Imagine being in the park and looking at the tree branch. We know that light is repelled from the leaf in your eye, and you know that it is green – exactly what is light?
Two early ideas date back to the 17th century: English scientist Isaac Newton thought the light was composed of small particles (called corpuskule) emitting hot objects (like the sun or the fire) while his contemporaries, the Dutch physicist Christian Huygens, considered light a kind of wave vibrating up and down as it moves forward.
But neither had the concept of light. (Newton did not know what his corpusculus was made of, Huygen had no concept of moving as a wave, but the question of whether the particle or wave photon is still not completely resolved.)
The first steps towards understanding the composition of light are followed up to Copenhagen in 1820 when Danish scientist Hans Christian Ørsted delivered a lecture on electricity
In addition to the battery he used in his demonstration, he accidently found a compass. Ørsted noticed a sudden spin of a magnetic needle when he turned on or turned off the battery. This meant that electricity and magnetism were connected – or, as it is later described more formally, a variable electric field creates a magnetic field.
Then, 11 years later, an English scientist, Michael Faraday, found that the opposite is true: a changeable magnetic field also creates an electric field.
Scottish physicist James Clerk Maxwell collected all the ideas of electricity and magnetism (and a few ideas from the side) and linked them to a connected theory of "electromagnetism."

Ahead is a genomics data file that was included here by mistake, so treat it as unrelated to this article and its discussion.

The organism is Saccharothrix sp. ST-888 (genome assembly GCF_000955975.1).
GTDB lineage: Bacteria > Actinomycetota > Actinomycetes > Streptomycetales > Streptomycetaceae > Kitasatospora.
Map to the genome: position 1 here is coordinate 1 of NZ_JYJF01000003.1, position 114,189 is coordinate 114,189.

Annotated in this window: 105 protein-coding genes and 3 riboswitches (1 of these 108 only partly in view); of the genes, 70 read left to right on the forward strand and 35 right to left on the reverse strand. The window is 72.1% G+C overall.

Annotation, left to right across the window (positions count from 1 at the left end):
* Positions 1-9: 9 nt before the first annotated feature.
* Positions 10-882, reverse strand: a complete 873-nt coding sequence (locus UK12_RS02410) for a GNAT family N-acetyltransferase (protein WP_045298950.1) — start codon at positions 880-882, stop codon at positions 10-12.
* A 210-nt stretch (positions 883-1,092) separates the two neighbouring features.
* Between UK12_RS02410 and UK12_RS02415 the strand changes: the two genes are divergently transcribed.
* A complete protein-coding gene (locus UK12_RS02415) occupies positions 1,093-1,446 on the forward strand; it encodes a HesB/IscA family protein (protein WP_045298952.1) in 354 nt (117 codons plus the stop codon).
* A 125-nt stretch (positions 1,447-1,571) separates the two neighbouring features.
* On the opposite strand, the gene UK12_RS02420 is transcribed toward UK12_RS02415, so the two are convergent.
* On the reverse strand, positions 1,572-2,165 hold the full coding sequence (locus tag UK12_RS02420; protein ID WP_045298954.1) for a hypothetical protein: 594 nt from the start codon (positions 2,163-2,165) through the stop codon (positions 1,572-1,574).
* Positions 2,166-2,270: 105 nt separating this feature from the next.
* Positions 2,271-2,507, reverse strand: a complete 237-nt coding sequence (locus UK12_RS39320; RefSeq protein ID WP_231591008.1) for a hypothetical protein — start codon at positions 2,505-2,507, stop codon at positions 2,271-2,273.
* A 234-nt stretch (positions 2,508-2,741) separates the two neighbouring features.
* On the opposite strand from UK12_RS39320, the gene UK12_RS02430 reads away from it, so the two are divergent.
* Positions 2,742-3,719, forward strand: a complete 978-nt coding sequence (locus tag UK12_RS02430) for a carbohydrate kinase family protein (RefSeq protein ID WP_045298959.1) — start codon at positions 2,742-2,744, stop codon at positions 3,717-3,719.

But Maxwell's most important discovery was when he combined the work of Ørsted and Faraday to describe the essence of light.
He realized that a variable electric field could create a variable magnetic field, which would then create another electric field and so on. The result would be a self-sustaining electromagnetic field that is infinitely repeating and traveling incredibly fast
How fast? Maxwell managed to calculate this, as well, about 300,000,000 feet per second – quite close to what was recently measured as the speed of light.
And it is light: an electric field linked to a magnetic field that flies through the universe.
You can imagine these two fields as dance partners, interwoven with eternal embrace. In order to continue self-generating, the electrical and magnetic components must keep up. Tango needs two.
Now we know there is a whole spectrum of electromagnetic waves that differ in wavelengths. (The wavelengths in this image would be the length of the dance steps.)
At the short end of the spectrum, high-energy gamma rays may have wavelengths significantly lower than hydrogen atoms, while at a longer end, low-energy radio waves can be as long as the Jupiter planet is wide. Visible light is a very thin slice of the electromagnetic spectrum, wavelengths of about 400 to 700 nanometers, which is approximately the width of the bacterium E. coli or about 1% hair hair width
You may wonder why we see this light range rather than other wavelengths. There are two main reasons
First, "vision" usually involves a kind of chemical reaction that is caused by light. Carbon-based chemistry in our cells sparked light around the visible range. Longer wavelengths do not carry enough energy to trigger reactions, and light shorter wavelengths carry too much energy and can damage the delicate chemistry of life (for the same reason, for example, ultraviolet radiation causes burns).
Secondly, the range of 400-700 nanometers can travel quite far in the water before it is absorbed (so the glass of water seems transparent to us – almost all visible light goes through it). The first eyes evolved under the sea, so this range of light had the greatest evolutionary advantage compared to other wavelengths.
Now, back to the park. When you look at the leaf, the light that enters your eye is the wave of electrification and magnetism of a certain wavelength. Light strikes your retina and triggers a certain form of chemical change in your cone cells, which your brain recognizes as "green."
The next time you meet someone with nice eyes, you can tell them they have beautiful detectors of electromagnetic waves.